Long a disappointment as a potential global sourcing destination, under its new Prime Minister Narendra Modi the country of India is making changes quickly and just might give China and other Asian nations tough competition for production work soon. Modi won election in May in the most decisive election victory India has seen in three decades, sweeping the long-dominant Congress party from power. He came into the office promising to make India more competitive economically and to turn it into a manufacturing powerhouse - and the results are already being felt. Manufacturing in India may not only make sense from a global supply basis, but also well position multi-nationals to make in-roads into India\'s consumer marketplace, second only to China in terms of population size. Despite its many troubles and vast areas of extreme poverty, India\'s middle class has still been growing sharply, a pace that might accelerate under Modi\'s leadership. Case in point: Abbot Labs. While it had concerns about many aspects of India\'s infrastructure (electricity, water, roads, etc.), last month the company began production at a $75 million factory in an industrial park in the western state of Gujarat - not a coincidentally the same state that Modi led as governor and oversaw strong economic progress before ascending to national leadership.
The factory is producing Similac baby formula and nutritional supplement PediaSure, which Abbott plans to sell to that the growing Indian middle class. The plant will need about 400 workers by the time it\'s fully up and running next year. As for India\'s infrastructure, an Abbot executive e told BusinessWeek that officials in charge of the industrial park where the factory was constructed \"were able to deliver very good, very reliable power, water, natural gas, and roads. Fundamentally, the infrastructure was in place.\" And Modi plans a lot more of that. Despite labor costs well below that of China, the reputation for lousy infrastructure has been a big barrier to companies looking to India for production. India has also had a bad reputation for burdensome regulations, such as difficulties hiring and firing employees. And there were high profile incidents, such as the Coca-Cola factory that was ordered closed in June by local government officials, after nearby farmers claimed Coke was \"stealing\" water from underground aquifers and releasing pollutants into the environment. Coca-Cola disputes both charges, and has almost 60 other bottling operations in India. On the infrastructure side, for example, the state government of Madhya Pradesh is creating 27 industrial areas for which it promising to improve infrastructure and make labor laws and land acquisition regulations more business-friendly. Modi expects other states to do much the same. Another advantage India has relates to the historical tensions between Japan and China, recently simmering again in the last few years over disputes about control of islands and ocean space between the two countries.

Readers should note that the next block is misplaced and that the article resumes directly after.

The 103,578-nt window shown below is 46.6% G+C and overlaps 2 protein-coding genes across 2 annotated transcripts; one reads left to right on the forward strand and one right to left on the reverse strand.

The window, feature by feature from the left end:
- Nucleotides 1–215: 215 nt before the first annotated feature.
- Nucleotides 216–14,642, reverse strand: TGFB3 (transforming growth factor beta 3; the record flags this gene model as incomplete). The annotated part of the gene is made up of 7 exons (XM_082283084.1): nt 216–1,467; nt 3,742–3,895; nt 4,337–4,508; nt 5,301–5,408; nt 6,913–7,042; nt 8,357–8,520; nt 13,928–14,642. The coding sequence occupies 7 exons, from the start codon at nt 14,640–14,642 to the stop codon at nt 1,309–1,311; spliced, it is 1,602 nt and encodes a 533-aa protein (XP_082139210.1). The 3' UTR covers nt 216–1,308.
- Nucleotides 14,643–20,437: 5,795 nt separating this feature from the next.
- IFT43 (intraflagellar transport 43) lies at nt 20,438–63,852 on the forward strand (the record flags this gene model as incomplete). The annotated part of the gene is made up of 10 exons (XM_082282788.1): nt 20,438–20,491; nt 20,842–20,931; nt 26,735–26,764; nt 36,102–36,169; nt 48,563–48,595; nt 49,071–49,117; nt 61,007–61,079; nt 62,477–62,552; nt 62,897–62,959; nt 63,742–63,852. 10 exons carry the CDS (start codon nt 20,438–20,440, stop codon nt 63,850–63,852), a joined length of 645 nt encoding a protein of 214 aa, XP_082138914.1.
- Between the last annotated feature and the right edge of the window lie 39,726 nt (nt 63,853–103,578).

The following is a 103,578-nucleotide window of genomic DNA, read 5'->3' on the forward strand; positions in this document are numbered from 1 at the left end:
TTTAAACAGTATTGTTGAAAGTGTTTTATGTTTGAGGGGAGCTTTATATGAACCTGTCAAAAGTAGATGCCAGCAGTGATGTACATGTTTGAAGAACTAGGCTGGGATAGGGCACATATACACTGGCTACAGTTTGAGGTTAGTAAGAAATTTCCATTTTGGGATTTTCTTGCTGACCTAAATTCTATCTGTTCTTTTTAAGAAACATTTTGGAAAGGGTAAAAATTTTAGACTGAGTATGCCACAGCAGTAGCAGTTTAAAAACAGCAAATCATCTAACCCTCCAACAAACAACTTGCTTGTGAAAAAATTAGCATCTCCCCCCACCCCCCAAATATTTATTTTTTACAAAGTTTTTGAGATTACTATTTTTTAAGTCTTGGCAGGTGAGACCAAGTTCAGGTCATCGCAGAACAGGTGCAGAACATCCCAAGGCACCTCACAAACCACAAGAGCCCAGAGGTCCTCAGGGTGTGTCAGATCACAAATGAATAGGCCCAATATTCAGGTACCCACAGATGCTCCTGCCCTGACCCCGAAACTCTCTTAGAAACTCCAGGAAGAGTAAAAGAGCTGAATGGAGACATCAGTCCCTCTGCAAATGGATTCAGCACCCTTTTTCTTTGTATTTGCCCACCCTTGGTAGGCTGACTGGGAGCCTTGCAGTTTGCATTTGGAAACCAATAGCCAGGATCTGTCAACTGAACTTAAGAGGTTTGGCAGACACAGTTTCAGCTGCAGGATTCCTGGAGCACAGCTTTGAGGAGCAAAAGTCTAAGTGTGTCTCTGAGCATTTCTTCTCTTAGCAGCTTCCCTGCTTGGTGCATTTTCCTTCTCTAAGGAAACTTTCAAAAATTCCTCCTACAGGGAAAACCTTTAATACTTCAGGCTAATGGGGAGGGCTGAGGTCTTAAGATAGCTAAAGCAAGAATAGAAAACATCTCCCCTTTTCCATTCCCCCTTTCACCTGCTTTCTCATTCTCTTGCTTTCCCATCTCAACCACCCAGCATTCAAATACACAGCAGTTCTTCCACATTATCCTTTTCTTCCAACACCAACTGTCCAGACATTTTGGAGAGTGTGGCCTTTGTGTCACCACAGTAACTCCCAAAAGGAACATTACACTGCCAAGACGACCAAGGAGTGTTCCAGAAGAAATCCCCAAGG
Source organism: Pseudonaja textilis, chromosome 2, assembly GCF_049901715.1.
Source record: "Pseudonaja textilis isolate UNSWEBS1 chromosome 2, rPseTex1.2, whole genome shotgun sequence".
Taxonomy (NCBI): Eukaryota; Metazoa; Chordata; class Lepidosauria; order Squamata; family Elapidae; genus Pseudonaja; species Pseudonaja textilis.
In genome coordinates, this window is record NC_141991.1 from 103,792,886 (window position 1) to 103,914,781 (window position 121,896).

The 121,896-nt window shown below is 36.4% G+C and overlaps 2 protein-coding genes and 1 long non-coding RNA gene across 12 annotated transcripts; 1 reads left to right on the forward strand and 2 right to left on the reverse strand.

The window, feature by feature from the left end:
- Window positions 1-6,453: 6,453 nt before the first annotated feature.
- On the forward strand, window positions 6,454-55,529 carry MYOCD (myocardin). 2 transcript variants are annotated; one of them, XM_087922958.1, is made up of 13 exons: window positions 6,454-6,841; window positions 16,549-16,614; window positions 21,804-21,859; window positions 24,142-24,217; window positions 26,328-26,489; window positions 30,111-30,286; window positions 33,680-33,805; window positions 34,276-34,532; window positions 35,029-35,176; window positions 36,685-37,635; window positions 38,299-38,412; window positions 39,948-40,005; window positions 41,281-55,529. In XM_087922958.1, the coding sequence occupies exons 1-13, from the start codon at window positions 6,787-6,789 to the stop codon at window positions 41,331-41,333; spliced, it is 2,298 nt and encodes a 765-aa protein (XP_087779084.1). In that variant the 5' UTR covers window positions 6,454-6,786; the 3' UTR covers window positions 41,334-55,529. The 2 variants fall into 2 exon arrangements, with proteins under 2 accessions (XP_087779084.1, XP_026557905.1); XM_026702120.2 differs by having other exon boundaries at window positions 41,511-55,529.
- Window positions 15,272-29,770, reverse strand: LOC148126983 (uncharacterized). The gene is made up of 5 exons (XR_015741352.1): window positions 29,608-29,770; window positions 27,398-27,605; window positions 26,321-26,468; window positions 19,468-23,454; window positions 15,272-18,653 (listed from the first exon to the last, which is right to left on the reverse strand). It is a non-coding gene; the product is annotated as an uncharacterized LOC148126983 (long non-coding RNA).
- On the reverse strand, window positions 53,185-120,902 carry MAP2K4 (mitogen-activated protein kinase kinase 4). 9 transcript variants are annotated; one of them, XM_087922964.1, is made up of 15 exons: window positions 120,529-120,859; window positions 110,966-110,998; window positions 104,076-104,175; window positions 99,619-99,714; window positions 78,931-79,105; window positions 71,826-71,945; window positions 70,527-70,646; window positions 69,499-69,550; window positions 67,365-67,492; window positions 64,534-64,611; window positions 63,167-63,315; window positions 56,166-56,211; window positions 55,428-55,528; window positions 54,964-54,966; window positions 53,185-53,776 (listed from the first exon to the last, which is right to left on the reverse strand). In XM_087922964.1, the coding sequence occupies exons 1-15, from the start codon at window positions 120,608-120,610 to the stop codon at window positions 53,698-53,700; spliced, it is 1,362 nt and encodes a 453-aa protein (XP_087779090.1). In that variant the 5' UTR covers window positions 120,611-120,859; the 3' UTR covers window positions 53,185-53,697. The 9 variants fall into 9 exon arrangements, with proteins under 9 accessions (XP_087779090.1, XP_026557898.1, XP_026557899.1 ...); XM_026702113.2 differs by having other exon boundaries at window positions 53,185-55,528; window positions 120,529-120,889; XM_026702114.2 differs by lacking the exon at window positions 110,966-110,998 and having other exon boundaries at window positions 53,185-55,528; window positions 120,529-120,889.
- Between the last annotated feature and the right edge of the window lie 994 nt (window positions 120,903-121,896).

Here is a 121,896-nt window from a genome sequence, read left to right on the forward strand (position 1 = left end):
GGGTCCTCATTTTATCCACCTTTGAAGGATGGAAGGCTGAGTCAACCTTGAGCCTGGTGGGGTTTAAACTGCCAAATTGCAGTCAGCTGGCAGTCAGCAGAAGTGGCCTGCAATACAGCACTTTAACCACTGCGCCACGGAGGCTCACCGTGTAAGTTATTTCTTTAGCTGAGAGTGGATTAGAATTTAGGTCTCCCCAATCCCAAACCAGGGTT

While Japanese companies opened many production facilities in China, they were also eager for other options, and of late, for example, were making sizable investments in Vietnam. However, Japan recently committed about $35.5 billion in Indian manufacturing development. BusinessWeek says that \"Much of the money will be used to build a giant industrial corridor between Delhi and Mumbai, featuring high-speed trains and superhighways.\" The goal, says Anil Gupta, a professor at the University of Maryland\'s Robert H. Smith School of Business, is to turn the area into the equivalent of southern China\'s Guangdong province, which built special economic zones to transform China into an exporting power.\" India\'s Cost Competitiveness India for now at least has not seen the rapidly rising wages that have dinged China\'s cost competitiveness a bit in recent years. Earlier this year, research by the Boston Consulting Group pegged India\'s manufacturing costs (including several factors beyond just labor) at a score of 87,versus an index level of 100 for current costs to produce in the US. China\'s score was 9 points higher - at 96 - and moving upward much more rapidly. (See graphic below.) BCG did score India poorly in other areas, such as ease of doing business and corruption levels - exactly the types of problems Modi seems committed to take on.